Travel Tech Con 18: Five things we learned

So, we got back from an awesome few days at Travel Tech Con 18 and now that the after party is fading, Mark Fancourt and I sat down to discuss travel technology and our takeaways from the event.

travel tech con talk

1. Plenty of buzz for Unboundly

In beta, the crew from Unboundly pitched on day 1. Plenty of attendees were talking about it over the 3 days. By the end, they picked up a bunch of the judges prizes too.

From destination discovery to finding the best prices for your budget. Their goals are to use tech to open up international travel to everyone by challenging the travel industries “one size fits all” approach.

Really looking forward to seeing this launch.

Unboundly Homepage

2. Accessibility Travel Tech with Loud Steps

Paul, from Boni Global, was part of the start-up pitch day. Being from Vegas, indoor navigation for the visually impaired was a real stand out to us.

Imagine this use case, MGM Grand has 6,852 rooms, what would it mean for guests with visual impairments to have this greater level of assistance when navigating to/from their room, the monorail to the convention center, or venues on property.

LoudSteps Home Page

3. SkyHi membership model for flat-rate flights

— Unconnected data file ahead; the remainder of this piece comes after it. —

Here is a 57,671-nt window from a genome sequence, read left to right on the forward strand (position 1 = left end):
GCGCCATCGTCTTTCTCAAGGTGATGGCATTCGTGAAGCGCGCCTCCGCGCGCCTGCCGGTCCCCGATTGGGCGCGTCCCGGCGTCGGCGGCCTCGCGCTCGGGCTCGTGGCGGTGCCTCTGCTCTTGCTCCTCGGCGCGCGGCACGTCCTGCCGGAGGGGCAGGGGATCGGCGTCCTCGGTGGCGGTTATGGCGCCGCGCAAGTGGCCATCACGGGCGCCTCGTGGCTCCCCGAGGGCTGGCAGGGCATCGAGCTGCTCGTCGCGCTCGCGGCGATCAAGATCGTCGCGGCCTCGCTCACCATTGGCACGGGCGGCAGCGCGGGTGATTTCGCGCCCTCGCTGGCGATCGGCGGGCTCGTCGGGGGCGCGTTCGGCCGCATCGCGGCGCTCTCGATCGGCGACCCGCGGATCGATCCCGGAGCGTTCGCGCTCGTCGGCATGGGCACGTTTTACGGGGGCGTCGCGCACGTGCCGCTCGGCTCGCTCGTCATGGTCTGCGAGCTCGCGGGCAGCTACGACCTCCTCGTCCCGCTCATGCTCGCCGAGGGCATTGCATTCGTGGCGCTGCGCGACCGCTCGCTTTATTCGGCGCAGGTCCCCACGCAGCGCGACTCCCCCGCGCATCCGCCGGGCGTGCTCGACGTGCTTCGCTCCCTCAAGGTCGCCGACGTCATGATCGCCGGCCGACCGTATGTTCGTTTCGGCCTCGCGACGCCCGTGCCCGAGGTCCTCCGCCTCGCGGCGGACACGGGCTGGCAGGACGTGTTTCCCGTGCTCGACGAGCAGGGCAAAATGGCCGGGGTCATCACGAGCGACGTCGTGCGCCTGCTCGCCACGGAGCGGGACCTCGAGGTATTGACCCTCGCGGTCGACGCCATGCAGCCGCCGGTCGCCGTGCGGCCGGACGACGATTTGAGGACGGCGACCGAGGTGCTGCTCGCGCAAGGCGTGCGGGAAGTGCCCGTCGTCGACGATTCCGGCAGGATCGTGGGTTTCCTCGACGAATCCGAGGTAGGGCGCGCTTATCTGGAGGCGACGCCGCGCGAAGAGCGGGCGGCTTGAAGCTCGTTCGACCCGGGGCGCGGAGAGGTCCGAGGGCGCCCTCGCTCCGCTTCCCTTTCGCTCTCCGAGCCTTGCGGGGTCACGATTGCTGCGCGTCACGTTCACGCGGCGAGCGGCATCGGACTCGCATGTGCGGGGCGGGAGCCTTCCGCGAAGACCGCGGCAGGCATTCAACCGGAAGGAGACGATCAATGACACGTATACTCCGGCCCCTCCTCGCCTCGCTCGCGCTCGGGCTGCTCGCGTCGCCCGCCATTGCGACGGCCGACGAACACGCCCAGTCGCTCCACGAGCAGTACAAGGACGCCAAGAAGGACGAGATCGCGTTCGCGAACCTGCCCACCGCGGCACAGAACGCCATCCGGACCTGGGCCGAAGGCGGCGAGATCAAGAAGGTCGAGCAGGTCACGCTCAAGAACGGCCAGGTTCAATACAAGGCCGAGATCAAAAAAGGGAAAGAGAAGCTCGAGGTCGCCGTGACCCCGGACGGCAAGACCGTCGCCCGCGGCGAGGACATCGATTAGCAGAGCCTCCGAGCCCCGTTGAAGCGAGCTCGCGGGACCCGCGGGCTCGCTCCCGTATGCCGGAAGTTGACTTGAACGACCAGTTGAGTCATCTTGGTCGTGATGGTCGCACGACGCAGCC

We spent an hour distracting Rama Poola on day 2 at The VAULT chatting about his start-up.

SkyHi has members pay a monthly subscription, that gives them access to buy up to 5 one-way flights per month at a flat rate, based on the distance of the flight. $35, $75, $120

Certainly interesting for those of us who are notorious for last minute bookings, or remote workers that I know who regularly commute to a Vegas “HQ”

skyHi screenshot

4. Top Traveler Behavior Trends to Watch

Konrad Waliszewski from TripScout gave a great keynote on top traveler behavior trends.

Looking for the slides/video from the Will update as soon as we see them.

5. Travel distribution on blockchain — lots of interest

The first hands-on workshop for engineering/product teams was well attended. Augusto Lemble ran a great session. Regardless of how good the idea is, or how well built the technology is, educating teams/enterprises is a big part of making adoption successful.